Gandhi understood that a powerful idea could change the world. He knew that individuals, working alone and together, could realize what others might dismiss as impossible dreams.
Inspired by Gandhi’s life of non-violence, the United Nations today works to end violence.
We strive, for example, to rid the world of weapons of mass destruction. Our recent WMD campaign – we must disarm – sought to raise awareness about the high cost of weapons of mass destruction. Recent initiatives and meetings, including last week’s Security Council summit on nuclear disarmament and non-proliferation, have improved prospects for reductions in global arsenals. We must sustain this momentum, and press for success at next year’s Nuclear Non-Proliferation Treaty review conference and beyond.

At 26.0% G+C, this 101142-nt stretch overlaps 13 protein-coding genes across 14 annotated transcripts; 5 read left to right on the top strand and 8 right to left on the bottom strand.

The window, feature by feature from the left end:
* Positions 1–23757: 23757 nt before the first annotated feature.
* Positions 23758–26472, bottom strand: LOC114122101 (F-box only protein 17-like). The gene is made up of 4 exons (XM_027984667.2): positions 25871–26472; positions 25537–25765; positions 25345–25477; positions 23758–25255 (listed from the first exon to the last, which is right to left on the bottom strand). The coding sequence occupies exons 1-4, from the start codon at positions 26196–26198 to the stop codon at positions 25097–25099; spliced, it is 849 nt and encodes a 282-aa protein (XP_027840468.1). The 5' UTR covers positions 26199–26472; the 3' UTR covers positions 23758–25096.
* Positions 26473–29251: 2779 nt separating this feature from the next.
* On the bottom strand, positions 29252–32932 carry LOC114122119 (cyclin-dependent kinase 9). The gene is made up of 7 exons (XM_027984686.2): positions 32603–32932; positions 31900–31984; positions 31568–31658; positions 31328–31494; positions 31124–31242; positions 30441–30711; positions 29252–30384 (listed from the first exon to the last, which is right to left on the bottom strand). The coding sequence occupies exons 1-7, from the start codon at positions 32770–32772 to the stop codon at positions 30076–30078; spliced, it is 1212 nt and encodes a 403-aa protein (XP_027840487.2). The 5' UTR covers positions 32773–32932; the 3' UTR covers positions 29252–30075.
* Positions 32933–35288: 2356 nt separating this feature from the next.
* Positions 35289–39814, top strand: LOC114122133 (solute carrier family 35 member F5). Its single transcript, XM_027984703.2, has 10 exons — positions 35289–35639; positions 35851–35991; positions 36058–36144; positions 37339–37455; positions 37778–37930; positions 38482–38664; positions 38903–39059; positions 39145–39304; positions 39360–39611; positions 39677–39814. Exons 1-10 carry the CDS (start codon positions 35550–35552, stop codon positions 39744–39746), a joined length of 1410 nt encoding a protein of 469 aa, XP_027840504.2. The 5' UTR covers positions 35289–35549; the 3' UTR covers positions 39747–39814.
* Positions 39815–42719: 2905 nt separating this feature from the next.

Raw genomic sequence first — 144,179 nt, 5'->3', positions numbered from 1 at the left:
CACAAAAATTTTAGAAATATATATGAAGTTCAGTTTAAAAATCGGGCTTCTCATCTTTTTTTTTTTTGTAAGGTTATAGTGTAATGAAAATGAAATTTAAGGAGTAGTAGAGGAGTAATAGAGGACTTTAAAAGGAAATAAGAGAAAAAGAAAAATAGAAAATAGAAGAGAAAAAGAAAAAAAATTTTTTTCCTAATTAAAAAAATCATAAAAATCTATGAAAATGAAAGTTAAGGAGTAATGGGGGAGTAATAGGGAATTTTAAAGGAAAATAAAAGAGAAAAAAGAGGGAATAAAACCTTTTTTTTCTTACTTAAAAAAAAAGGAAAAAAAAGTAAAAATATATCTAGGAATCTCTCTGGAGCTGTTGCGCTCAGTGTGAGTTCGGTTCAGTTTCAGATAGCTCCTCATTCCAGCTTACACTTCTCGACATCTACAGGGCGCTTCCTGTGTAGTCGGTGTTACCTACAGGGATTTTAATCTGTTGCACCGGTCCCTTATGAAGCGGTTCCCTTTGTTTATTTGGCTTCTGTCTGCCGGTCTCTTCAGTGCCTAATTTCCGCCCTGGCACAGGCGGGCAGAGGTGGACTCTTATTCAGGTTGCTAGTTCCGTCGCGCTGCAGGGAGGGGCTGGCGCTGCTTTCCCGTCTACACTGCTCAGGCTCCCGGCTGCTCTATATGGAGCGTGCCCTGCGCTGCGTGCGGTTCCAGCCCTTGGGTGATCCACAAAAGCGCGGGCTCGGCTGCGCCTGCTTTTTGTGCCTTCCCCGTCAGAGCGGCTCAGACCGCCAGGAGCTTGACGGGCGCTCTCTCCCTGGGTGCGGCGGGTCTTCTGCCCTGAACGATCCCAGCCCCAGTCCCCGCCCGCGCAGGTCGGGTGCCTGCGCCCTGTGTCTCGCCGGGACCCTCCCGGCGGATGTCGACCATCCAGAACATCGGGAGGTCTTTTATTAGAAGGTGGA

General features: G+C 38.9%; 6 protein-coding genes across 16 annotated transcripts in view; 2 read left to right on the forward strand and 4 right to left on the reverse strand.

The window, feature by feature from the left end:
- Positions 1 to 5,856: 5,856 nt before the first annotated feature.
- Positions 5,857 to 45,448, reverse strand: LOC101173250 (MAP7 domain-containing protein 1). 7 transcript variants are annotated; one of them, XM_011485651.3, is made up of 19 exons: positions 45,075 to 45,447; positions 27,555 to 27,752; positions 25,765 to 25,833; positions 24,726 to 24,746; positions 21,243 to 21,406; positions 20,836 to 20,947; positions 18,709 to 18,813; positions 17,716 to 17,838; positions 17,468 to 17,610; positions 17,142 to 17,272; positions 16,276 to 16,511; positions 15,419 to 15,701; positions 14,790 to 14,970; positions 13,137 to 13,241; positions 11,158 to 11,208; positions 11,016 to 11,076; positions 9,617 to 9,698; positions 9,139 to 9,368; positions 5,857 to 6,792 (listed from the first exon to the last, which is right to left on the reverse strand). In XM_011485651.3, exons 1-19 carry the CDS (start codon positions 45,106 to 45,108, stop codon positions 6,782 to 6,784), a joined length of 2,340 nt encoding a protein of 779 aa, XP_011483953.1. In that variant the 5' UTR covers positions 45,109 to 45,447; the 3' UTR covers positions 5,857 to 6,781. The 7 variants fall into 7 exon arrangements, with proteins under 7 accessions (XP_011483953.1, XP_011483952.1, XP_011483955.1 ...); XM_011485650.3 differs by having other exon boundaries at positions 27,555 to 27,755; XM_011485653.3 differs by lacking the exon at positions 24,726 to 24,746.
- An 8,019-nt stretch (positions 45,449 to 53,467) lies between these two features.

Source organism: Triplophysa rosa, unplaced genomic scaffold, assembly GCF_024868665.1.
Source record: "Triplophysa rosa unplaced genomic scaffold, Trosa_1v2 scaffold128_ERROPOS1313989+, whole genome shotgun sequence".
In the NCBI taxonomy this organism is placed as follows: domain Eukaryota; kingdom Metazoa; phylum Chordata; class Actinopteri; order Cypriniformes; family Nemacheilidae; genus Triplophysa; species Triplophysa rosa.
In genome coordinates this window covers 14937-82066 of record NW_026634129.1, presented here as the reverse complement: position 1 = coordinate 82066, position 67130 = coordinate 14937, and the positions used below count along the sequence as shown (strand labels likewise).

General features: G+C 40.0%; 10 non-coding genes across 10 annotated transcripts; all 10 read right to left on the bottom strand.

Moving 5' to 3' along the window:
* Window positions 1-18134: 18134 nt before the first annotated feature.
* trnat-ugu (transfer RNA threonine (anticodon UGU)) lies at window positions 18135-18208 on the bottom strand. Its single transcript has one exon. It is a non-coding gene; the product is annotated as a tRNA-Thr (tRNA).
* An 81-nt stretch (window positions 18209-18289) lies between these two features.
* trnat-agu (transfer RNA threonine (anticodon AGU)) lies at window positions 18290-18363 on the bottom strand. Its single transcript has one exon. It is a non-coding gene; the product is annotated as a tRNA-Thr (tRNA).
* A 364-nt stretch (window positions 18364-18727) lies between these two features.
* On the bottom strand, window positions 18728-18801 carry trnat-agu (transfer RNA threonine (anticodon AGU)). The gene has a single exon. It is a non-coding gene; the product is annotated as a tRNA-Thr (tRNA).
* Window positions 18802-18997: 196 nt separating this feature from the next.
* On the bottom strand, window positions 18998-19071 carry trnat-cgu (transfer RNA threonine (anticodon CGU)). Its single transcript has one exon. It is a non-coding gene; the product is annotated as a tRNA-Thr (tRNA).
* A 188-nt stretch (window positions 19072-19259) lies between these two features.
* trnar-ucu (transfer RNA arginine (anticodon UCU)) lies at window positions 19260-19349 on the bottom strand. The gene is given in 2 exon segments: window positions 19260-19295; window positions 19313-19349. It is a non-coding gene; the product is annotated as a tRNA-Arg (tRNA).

The call to non-violence need not apply only to the use of deadly weapons. The United Nations and its grassroots partners have long campaigned to stop the human assault on our planet. Greenhouse gas emissions have been part of this onslaught, and now threaten catastrophic climate change. I urge activists everywhere to turn up the heat on world leaders to seal a deal at the United Nations Climate Change Conference in Copenhagen in December.
The appalling violence inflicted on women and girls throughout the world must also be at the centre of our concerns. An estimated 150 million women and girls are victimized each year. Rape is increasingly widespread as a weapon of war. Victims of sexual coercion are more likely to suffer sexually transmitted diseases, including HIV/AIDS. I urge all partners to join my UNiTE to End Violence against Women campaign, which aims to raise awareness and funds to fight this problem in all parts of the world – since no country is immune.
On this International Day, let us celebrate – and embody – the legacy of Mahatma Gandhi by heeding his call for a movement of non-violence. Let us end violence in all its manifestations, and strengthen our collective work for a safer, greener and more peaceful world.